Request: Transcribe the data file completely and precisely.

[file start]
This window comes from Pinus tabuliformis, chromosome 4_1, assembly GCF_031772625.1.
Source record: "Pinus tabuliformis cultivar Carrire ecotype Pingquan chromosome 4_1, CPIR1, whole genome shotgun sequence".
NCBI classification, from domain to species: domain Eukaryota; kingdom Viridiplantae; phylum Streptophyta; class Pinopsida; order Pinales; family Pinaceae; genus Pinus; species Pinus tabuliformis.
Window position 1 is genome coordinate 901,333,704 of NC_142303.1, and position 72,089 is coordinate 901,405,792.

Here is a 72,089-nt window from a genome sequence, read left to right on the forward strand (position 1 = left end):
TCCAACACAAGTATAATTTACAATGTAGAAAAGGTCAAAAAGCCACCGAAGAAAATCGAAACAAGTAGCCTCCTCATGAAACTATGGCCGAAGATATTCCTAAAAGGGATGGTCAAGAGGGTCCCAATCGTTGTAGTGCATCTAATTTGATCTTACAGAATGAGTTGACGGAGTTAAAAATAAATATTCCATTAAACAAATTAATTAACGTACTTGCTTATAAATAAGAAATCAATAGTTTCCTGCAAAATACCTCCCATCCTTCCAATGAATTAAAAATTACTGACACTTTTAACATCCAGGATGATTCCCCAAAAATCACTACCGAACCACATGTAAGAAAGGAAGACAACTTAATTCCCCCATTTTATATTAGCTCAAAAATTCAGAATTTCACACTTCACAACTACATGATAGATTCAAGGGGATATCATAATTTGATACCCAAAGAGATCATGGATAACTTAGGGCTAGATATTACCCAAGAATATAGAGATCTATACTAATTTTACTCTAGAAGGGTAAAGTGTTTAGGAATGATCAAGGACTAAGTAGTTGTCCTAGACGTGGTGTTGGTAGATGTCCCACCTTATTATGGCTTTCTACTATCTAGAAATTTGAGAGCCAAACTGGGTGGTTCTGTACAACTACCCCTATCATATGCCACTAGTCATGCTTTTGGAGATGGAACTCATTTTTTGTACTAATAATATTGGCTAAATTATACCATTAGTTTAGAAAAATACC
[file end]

This window comes from Pinus tabuliformis, chromosome 4_1, assembly GCF_031772625.1.
Source record: "Pinus tabuliformis cultivar Carrire ecotype Pingquan chromosome 4_1, CPIR1, whole genome shotgun sequence".
NCBI classification, from domain to species: domain Eukaryota; kingdom Viridiplantae; phylum Streptophyta; class Pinopsida; order Pinales; family Pinaceae; genus Pinus; species Pinus tabuliformis.
Window position 1 is genome coordinate 901,333,704 of NC_142303.1, and position 72,089 is coordinate 901,405,792.

Here is a 72,089-nt window from a genome sequence, read left to right on the forward strand (position 1 = left end):
TCCAACACAAGTATAATTTACAATGTAGAAAAGGTCAAAAAGCCACCGAAGAAAATCGAAACAAGTAGCCTCCTCATGAAACTATGGCCGAAGATATTCCTAAAAGGGATGGTCAAGAGGGTCCCAATCGTTGTAGTGCATCTAATTTGATCTTACAGAATGAGTTGACGGAGTTAAAAATAAATATTCCATTAAACAAATTAATTAACGTACTTGCTTATAAATAAGAAATCAATAGTTTCCTGCAAAATACCTCCCATCCTTCCAATGAATTAAAAATTACTGACACTTTTAACATCCAGGATGATTCCCCAAAAATCACTACCGAACCACATGTAAGAAAGGAAGACAACTTAATTCCCCCATTTTATATTAGCTCAAAAATTCAGAATTTCACACTTCACAACTACATGATAGATTCAAGGGGATATCATAATTTGATACCCAAAGAGATCATGGATAACTTAGGGCTAGATATTACCCAAGAATATAGAGATCTATACTAATTTTACTCTAGAAGGGTAAAGTGTTTAGGAATGATCAAGGACTAAGTAGTTGTCCTAGACGTGGTGTTGGTAGATGTCCCACCTTATTATGGCTTTCTACTATCTAGAAATTTGAGAGCCAAACTGGGTGGTTCTGTACAACTACCCCTATCATATGCCACTAGTCATGCTTTTGGAGATGGAACTCATTTTTTGTACTAATAATATTGGCTAAATTATACCATTAGTTTAGAAAAATACC